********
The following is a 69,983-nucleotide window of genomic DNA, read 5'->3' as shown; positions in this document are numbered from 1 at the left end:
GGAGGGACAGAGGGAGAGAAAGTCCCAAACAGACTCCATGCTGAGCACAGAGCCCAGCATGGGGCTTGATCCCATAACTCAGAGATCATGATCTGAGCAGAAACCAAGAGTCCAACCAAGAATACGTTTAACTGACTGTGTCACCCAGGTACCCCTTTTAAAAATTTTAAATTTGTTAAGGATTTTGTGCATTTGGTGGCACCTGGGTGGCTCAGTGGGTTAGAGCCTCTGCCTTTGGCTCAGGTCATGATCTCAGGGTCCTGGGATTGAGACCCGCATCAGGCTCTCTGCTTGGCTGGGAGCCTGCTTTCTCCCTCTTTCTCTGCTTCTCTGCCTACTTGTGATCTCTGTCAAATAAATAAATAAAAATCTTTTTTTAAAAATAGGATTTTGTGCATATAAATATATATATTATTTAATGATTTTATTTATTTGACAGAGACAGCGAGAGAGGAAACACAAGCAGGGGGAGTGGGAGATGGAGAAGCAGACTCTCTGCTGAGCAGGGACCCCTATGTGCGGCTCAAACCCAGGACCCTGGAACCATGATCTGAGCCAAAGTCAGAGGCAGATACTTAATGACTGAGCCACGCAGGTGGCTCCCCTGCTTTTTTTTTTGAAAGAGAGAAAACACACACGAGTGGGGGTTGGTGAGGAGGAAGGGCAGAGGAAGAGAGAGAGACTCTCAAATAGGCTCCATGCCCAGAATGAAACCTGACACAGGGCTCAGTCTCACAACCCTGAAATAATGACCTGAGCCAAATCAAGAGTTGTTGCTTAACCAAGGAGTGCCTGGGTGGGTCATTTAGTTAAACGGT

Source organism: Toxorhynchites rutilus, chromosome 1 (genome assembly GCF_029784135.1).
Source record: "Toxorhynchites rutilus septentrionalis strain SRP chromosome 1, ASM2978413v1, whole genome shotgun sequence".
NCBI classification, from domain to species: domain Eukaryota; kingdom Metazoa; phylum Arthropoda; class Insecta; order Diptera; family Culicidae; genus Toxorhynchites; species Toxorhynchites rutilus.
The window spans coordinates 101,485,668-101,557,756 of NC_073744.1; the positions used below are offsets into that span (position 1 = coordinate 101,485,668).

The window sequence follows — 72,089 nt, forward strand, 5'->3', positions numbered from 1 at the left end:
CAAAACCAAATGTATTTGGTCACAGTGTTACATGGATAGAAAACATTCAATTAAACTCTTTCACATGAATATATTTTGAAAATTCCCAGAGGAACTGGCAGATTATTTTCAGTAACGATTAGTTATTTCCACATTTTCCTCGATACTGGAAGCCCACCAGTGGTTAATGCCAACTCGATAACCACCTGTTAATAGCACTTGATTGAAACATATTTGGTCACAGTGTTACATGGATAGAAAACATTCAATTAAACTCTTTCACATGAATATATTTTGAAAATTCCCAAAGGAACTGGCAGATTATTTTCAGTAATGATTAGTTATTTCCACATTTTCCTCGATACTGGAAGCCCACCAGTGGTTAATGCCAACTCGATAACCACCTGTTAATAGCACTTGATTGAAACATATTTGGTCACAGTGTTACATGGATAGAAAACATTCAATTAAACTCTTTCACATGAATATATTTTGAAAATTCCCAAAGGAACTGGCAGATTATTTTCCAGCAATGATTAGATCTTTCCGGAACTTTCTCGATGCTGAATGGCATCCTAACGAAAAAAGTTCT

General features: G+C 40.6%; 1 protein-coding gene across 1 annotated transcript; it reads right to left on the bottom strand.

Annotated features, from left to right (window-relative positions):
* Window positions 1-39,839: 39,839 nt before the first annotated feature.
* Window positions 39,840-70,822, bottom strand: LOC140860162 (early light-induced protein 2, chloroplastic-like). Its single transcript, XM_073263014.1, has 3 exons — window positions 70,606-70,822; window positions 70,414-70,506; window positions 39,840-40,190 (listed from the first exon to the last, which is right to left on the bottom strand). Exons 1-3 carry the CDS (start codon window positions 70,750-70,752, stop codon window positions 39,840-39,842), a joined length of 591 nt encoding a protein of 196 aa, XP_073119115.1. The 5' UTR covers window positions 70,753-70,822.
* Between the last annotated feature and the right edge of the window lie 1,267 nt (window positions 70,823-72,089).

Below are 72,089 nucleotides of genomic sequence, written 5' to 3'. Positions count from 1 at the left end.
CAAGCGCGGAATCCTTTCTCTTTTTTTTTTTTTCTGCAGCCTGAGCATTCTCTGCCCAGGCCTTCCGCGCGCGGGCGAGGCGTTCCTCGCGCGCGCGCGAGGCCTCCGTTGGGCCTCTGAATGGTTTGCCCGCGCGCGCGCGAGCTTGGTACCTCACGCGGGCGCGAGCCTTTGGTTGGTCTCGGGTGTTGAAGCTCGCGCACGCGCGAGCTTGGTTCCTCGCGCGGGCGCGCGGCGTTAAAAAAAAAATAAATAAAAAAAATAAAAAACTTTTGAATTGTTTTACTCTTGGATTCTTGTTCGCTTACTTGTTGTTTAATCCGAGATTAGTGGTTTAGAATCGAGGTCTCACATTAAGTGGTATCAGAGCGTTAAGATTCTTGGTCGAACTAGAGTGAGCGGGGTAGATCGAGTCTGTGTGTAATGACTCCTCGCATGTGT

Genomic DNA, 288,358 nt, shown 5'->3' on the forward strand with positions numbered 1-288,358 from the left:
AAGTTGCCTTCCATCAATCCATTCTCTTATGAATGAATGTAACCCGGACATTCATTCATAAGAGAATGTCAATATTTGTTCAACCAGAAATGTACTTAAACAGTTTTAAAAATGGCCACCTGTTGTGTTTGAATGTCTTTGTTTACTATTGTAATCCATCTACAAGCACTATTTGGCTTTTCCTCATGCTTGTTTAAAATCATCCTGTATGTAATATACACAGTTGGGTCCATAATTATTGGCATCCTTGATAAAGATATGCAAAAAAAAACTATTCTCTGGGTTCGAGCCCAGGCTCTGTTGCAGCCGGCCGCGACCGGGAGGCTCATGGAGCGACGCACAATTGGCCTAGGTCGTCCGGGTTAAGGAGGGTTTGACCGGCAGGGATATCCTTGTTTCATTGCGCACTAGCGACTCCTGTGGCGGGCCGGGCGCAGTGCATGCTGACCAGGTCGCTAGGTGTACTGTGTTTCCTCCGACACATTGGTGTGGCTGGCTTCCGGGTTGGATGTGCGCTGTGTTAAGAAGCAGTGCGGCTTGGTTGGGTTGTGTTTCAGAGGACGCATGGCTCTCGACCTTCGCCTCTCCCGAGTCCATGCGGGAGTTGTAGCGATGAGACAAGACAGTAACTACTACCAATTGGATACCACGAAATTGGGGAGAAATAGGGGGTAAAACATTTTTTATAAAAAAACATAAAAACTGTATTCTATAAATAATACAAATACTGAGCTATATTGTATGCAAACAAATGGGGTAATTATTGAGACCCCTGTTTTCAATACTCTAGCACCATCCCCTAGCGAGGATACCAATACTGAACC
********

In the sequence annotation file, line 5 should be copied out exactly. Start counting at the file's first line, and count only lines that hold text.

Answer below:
NCBI classification, from domain to species: domain Eukaryota; kingdom Metazoa; phylum Arthropoda; class Insecta; order Diptera; family Culicidae; genus Toxorhynchites; species Toxorhynchites rutilus.